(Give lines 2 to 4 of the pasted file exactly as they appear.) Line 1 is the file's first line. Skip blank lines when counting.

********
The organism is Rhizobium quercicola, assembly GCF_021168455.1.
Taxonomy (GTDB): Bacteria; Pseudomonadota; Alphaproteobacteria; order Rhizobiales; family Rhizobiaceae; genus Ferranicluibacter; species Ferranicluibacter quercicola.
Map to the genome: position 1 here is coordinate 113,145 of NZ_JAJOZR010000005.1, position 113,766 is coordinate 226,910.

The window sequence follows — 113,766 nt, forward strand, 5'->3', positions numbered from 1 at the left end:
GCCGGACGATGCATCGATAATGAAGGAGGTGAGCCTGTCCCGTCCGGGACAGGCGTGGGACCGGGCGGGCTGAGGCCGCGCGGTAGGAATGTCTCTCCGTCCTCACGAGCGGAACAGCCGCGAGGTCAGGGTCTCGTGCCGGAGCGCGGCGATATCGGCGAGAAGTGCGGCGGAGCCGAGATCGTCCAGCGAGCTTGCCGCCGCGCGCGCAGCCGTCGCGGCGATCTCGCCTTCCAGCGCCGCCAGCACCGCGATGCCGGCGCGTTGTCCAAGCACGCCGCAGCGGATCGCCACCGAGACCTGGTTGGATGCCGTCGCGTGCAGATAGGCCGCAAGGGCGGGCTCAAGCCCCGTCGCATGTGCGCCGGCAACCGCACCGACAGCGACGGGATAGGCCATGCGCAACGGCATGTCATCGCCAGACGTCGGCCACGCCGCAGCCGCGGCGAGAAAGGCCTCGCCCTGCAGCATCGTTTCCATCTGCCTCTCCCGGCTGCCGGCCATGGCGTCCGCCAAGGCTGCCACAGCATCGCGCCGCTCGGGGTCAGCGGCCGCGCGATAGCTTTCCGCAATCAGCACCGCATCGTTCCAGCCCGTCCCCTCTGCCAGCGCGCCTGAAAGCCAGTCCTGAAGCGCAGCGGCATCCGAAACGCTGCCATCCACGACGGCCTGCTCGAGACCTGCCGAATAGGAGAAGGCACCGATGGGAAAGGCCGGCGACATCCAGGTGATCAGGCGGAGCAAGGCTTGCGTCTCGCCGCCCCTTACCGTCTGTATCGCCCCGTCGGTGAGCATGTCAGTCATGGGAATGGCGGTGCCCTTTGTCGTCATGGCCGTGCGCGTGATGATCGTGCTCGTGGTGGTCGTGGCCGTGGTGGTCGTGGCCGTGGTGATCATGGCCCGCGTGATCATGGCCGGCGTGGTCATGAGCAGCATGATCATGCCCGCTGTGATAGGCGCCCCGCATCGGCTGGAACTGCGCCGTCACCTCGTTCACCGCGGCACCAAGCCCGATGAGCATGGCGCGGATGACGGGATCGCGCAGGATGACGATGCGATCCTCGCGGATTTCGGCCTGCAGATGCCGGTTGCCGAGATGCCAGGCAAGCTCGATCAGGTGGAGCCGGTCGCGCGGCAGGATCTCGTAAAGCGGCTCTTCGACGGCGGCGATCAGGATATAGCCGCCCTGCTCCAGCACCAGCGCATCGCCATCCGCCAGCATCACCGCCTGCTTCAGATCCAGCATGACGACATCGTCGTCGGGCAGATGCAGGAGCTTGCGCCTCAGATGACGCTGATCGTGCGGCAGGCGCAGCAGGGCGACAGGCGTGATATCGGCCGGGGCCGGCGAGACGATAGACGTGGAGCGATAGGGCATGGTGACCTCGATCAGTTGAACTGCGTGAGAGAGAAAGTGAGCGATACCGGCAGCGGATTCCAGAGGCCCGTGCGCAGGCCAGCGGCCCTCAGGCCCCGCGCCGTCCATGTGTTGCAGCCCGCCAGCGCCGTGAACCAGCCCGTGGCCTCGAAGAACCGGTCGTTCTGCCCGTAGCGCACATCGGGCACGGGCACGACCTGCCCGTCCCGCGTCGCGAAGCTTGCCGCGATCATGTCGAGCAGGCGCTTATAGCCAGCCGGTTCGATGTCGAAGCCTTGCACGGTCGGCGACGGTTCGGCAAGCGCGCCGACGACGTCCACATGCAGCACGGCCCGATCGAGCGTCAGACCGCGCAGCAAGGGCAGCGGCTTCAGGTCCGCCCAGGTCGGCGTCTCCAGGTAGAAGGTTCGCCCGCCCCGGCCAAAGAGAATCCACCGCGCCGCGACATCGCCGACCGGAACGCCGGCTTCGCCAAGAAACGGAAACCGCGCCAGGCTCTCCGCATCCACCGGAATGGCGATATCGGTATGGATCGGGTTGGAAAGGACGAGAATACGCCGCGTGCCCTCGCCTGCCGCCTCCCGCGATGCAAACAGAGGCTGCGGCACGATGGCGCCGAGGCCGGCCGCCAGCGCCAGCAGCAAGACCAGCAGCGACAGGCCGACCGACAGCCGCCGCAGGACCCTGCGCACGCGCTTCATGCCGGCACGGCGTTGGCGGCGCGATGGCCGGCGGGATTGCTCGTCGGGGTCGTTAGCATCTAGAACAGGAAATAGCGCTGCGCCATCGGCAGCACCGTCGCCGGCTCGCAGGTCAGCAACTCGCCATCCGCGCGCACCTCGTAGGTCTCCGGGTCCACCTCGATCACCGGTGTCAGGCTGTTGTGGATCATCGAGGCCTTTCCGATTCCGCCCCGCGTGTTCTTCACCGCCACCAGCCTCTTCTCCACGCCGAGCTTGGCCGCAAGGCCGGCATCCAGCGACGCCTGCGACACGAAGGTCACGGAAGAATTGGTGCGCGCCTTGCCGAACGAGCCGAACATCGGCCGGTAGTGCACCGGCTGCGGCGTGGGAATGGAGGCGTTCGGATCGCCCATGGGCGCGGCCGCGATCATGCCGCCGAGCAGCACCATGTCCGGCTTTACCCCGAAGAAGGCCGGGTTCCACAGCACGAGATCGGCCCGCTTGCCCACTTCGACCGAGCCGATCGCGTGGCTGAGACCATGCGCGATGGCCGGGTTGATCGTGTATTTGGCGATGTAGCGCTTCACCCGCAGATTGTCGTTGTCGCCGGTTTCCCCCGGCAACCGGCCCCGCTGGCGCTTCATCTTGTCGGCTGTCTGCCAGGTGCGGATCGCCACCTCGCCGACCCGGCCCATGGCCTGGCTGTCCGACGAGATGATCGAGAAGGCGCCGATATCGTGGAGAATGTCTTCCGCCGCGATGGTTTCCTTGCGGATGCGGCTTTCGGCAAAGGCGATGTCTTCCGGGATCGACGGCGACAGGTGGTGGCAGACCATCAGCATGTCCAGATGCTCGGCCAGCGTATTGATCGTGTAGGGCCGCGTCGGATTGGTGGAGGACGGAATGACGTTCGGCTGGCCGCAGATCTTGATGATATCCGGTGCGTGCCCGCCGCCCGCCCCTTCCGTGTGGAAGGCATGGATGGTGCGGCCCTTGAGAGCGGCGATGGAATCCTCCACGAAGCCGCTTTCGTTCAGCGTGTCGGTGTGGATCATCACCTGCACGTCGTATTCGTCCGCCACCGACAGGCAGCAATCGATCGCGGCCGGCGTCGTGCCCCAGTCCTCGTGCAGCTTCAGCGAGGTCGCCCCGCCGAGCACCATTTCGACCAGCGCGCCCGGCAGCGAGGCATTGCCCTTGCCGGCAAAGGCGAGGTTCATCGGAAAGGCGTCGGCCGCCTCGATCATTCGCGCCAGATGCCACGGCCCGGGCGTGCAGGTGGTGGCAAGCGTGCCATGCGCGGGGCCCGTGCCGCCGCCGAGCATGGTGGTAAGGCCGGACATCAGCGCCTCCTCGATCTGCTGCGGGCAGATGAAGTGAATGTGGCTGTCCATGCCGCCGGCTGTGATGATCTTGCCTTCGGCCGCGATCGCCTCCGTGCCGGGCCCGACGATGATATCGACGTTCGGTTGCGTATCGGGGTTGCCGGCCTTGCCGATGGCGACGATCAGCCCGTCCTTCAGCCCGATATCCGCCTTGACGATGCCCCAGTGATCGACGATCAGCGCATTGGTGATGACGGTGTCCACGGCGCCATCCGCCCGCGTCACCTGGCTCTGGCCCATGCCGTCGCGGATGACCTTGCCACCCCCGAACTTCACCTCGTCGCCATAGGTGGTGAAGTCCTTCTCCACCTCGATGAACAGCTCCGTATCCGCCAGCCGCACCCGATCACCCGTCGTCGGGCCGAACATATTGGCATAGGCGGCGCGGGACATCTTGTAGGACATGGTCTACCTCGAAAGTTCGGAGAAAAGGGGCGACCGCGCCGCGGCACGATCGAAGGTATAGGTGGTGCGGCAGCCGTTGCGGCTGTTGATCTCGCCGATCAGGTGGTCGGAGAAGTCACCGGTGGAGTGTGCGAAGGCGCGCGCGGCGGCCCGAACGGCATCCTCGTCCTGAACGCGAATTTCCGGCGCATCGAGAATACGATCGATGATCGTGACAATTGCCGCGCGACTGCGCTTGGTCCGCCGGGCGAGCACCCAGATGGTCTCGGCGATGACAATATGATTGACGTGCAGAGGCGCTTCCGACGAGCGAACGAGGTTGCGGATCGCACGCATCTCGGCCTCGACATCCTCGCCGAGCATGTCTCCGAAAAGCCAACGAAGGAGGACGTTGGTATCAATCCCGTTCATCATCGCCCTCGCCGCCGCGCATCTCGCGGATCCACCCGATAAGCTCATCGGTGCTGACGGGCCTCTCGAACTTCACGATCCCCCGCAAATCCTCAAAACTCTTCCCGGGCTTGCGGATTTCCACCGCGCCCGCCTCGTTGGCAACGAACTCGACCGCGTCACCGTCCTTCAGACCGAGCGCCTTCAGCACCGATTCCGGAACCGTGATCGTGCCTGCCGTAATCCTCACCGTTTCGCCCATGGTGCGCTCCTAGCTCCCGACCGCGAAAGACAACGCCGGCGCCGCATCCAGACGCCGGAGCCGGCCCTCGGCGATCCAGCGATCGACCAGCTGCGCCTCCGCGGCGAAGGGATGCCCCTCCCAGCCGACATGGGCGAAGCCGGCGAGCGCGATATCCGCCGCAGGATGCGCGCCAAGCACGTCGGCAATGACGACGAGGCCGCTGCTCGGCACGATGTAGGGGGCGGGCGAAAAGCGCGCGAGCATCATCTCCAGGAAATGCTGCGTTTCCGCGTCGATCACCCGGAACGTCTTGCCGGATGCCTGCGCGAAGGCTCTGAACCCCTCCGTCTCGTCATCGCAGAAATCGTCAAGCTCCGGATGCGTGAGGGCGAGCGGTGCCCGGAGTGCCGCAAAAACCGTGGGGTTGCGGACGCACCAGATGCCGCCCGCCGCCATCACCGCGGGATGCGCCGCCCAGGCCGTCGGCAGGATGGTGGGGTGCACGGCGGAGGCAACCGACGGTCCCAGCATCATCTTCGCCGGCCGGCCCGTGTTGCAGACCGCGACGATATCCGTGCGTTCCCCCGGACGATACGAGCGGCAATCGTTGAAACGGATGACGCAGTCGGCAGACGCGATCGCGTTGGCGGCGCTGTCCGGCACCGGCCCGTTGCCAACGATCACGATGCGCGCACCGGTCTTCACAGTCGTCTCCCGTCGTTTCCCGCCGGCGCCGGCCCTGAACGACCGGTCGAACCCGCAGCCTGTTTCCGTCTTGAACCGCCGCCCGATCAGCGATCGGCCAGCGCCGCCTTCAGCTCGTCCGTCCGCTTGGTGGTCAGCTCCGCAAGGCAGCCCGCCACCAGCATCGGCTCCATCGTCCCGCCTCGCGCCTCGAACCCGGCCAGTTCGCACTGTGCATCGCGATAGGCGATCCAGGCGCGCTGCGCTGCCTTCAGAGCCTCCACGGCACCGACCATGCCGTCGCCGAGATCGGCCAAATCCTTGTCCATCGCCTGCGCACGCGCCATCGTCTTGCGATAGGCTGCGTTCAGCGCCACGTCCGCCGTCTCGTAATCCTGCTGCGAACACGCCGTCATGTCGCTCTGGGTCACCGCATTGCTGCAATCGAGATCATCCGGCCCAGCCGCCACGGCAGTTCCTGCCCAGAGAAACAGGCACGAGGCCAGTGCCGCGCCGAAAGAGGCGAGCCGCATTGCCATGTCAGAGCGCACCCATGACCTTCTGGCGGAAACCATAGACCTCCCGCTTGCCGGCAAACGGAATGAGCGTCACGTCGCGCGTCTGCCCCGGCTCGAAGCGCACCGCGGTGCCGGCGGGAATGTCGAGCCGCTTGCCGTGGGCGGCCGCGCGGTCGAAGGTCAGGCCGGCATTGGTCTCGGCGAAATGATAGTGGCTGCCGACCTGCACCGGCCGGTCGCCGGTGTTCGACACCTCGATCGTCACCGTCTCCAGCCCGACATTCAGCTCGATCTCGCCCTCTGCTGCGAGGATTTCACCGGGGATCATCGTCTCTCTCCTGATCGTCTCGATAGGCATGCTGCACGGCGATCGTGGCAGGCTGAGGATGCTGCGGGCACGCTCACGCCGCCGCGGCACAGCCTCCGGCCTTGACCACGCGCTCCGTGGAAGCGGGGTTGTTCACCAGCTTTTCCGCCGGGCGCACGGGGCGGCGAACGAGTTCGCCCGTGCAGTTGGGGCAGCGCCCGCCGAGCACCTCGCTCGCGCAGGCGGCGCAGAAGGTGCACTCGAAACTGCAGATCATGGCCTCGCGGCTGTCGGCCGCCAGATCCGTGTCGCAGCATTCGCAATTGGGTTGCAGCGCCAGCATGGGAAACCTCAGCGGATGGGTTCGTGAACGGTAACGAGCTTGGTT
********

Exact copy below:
Taxonomy (GTDB): Bacteria; Pseudomonadota; Alphaproteobacteria; order Rhizobiales; family Rhizobiaceae; genus Ferranicluibacter; species Ferranicluibacter quercicola.
Map to the genome: position 1 here is coordinate 113,145 of NZ_JAJOZR010000005.1, position 113,766 is coordinate 226,910.

The window sequence follows — 113,766 nt, forward strand, 5'->3', positions numbered from 1 at the left end: